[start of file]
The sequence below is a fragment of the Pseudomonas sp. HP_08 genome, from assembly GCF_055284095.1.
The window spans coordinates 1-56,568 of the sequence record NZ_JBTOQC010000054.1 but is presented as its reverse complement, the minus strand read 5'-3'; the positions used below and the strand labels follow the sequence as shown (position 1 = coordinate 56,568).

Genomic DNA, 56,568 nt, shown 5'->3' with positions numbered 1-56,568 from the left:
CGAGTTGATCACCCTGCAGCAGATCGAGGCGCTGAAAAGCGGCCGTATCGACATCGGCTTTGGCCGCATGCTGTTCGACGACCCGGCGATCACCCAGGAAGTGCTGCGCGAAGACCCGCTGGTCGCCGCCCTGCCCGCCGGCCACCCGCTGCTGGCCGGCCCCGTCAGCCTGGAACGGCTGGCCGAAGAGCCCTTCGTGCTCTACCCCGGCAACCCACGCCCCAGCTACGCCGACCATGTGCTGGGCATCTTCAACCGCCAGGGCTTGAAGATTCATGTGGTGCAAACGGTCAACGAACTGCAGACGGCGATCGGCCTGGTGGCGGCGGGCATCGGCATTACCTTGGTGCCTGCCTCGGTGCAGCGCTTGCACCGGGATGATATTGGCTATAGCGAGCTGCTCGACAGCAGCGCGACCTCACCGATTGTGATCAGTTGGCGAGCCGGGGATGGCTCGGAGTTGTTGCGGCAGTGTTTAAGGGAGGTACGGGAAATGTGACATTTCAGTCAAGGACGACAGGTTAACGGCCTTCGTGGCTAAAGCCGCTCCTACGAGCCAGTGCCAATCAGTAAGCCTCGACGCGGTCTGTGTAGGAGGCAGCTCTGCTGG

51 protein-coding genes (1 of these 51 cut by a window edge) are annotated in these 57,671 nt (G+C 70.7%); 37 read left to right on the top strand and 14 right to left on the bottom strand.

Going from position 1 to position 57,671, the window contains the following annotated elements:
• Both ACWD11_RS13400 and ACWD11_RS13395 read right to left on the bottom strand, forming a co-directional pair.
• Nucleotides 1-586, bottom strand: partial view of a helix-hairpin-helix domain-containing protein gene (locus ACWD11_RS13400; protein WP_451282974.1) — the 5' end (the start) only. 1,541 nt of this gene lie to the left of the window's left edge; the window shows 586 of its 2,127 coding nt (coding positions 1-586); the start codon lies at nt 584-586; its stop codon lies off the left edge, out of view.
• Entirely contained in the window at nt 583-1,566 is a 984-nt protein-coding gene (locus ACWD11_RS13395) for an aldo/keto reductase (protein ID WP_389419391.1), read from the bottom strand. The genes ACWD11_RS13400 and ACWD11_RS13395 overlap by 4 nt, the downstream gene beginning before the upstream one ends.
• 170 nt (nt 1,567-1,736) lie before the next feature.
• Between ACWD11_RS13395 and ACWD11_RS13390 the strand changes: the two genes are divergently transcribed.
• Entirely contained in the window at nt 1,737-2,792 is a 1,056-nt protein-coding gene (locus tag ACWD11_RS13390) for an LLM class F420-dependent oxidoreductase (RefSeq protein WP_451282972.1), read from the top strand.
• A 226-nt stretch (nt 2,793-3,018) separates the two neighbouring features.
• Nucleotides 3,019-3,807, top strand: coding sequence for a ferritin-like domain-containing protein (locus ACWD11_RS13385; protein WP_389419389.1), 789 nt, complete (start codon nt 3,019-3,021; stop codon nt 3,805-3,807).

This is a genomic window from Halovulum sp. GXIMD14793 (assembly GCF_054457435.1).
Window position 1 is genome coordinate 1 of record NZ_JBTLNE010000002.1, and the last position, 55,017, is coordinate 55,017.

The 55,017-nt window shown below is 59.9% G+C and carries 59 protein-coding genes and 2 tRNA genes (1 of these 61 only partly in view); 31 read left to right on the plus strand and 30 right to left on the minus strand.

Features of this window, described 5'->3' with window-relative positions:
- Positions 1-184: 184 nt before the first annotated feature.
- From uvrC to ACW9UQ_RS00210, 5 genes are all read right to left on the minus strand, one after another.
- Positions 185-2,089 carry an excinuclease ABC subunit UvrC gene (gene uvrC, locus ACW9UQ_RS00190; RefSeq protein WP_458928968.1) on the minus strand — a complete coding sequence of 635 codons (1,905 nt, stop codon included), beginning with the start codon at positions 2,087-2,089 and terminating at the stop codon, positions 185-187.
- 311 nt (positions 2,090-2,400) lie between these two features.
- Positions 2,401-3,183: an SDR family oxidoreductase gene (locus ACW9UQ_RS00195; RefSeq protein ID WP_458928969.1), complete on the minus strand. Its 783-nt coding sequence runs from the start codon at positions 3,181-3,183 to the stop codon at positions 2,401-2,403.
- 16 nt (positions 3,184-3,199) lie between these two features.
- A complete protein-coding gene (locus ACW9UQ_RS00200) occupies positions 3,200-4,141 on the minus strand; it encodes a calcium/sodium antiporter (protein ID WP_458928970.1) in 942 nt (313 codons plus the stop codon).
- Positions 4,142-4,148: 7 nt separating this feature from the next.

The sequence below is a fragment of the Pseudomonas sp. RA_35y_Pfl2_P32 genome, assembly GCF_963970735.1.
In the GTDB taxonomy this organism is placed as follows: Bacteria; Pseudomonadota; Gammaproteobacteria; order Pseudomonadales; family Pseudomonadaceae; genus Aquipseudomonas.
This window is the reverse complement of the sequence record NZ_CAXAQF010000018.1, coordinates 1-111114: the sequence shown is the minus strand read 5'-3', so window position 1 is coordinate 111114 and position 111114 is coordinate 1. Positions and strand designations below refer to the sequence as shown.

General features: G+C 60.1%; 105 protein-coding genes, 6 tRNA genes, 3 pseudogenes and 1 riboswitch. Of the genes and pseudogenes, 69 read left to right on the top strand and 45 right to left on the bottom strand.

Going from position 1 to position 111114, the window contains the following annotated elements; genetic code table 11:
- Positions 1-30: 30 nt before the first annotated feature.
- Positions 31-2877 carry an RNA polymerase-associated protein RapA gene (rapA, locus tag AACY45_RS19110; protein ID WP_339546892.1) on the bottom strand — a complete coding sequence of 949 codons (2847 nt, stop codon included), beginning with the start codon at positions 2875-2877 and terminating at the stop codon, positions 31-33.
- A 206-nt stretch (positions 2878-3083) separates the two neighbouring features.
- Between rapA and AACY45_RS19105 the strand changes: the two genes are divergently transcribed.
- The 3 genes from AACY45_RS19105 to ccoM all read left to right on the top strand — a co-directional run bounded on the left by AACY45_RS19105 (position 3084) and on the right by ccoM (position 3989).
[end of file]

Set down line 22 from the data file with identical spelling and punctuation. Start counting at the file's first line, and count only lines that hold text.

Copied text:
- 311 nt (positions 2,090-2,400) lie between these two features.